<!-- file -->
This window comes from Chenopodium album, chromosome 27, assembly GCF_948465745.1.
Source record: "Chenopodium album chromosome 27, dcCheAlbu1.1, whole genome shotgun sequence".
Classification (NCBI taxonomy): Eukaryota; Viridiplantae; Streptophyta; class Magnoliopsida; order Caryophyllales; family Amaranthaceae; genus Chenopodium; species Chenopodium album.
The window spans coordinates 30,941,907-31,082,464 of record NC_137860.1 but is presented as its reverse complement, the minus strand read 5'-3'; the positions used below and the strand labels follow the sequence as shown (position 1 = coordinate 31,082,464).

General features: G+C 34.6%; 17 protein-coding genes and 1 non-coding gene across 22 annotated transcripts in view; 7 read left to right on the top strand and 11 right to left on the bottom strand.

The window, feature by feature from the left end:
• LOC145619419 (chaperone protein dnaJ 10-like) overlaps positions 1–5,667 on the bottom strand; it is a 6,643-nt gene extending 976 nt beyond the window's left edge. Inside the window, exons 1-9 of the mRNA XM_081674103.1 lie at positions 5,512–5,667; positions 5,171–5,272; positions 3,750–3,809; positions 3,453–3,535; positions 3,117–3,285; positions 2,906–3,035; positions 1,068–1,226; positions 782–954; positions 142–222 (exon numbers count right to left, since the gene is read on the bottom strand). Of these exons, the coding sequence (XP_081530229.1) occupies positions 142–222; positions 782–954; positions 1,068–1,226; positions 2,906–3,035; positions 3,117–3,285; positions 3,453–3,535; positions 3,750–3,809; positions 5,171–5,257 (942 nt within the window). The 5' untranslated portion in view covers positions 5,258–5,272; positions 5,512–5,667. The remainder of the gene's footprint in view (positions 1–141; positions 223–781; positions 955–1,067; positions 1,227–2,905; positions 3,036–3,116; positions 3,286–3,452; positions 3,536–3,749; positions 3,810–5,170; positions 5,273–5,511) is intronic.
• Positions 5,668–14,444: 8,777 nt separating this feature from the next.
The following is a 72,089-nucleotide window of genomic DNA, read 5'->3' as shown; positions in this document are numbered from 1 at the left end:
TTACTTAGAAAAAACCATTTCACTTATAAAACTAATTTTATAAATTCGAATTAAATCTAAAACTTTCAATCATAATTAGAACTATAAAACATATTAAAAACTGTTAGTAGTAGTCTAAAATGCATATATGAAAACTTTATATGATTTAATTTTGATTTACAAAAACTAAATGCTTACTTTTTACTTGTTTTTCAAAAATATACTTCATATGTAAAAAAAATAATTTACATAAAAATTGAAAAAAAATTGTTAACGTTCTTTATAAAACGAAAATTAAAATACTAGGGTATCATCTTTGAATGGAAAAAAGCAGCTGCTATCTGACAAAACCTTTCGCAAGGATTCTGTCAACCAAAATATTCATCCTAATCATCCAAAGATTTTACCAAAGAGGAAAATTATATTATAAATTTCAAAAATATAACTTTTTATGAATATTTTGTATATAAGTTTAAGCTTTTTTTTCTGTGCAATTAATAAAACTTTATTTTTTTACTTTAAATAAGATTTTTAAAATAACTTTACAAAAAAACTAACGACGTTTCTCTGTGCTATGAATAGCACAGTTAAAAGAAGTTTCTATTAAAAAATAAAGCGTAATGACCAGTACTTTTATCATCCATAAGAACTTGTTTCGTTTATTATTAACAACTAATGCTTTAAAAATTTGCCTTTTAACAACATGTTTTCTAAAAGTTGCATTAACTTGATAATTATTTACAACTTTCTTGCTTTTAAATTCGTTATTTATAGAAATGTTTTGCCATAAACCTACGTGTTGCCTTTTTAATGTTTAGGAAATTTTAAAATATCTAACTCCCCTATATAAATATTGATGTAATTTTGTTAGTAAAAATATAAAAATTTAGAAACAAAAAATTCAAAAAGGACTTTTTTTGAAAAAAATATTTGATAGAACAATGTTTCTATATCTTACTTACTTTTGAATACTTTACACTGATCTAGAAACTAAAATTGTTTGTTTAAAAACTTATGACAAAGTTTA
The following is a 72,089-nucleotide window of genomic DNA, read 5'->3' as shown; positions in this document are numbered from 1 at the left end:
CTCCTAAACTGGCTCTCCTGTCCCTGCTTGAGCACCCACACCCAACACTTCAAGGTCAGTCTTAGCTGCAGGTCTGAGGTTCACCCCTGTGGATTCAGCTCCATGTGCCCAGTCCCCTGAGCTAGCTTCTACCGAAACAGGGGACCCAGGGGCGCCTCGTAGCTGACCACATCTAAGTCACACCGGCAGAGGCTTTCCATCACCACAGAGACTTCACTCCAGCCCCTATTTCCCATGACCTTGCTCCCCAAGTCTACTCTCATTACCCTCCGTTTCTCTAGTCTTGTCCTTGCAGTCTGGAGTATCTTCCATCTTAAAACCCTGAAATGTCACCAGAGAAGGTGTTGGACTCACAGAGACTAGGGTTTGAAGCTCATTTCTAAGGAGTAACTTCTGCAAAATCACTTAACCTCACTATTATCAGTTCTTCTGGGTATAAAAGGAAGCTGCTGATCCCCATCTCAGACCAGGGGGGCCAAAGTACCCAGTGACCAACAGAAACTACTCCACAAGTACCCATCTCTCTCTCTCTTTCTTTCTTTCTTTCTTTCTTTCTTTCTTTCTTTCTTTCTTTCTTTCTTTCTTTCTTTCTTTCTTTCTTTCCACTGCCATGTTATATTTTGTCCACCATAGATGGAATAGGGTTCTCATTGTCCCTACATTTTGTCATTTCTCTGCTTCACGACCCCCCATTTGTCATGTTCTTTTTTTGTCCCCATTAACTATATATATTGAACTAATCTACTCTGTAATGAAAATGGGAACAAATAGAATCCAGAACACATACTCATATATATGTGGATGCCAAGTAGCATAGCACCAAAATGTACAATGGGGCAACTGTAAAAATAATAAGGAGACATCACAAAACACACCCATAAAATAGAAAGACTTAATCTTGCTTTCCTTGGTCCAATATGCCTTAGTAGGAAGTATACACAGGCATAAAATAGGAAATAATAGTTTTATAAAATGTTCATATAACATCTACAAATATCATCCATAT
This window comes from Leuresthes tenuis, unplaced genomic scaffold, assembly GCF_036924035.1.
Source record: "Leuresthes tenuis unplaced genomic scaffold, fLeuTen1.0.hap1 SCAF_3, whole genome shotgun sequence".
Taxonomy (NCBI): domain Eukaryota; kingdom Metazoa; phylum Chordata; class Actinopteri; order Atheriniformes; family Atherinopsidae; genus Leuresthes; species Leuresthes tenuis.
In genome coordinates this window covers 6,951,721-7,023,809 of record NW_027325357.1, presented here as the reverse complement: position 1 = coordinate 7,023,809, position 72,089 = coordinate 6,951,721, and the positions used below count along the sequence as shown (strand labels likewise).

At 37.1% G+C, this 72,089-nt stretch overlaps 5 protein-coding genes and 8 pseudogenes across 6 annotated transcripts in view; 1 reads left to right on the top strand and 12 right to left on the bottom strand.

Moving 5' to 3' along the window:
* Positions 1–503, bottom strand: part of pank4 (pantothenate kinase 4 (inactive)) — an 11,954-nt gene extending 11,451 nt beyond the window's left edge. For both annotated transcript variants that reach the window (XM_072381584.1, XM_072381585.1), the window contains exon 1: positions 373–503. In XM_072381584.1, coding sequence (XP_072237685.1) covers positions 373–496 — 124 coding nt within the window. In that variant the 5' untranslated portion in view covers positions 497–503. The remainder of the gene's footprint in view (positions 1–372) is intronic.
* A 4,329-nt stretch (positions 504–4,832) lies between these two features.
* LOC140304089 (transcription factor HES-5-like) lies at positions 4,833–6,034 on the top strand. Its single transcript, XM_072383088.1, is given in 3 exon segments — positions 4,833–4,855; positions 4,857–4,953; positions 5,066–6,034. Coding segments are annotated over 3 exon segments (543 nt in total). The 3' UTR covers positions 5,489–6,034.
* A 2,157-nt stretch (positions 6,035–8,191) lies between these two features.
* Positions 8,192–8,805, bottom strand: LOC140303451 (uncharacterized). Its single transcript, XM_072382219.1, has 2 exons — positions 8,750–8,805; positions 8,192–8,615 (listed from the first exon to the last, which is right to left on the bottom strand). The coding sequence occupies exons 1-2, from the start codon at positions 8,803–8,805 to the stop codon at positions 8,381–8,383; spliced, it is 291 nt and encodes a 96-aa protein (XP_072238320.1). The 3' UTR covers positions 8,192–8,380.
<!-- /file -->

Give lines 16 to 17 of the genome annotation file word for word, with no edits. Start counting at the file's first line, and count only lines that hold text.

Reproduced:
In genome coordinates this window covers 6,951,721-7,023,809 of record NW_027325357.1, presented here as the reverse complement: position 1 = coordinate 7,023,809, position 72,089 = coordinate 6,951,721, and the positions used below count along the sequence as shown (strand labels likewise).

At 37.1% G+C, this 72,089-nt stretch overlaps 5 protein-coding genes and 8 pseudogenes across 6 annotated transcripts in view; 1 reads left to right on the top strand and 12 right to left on the bottom strand.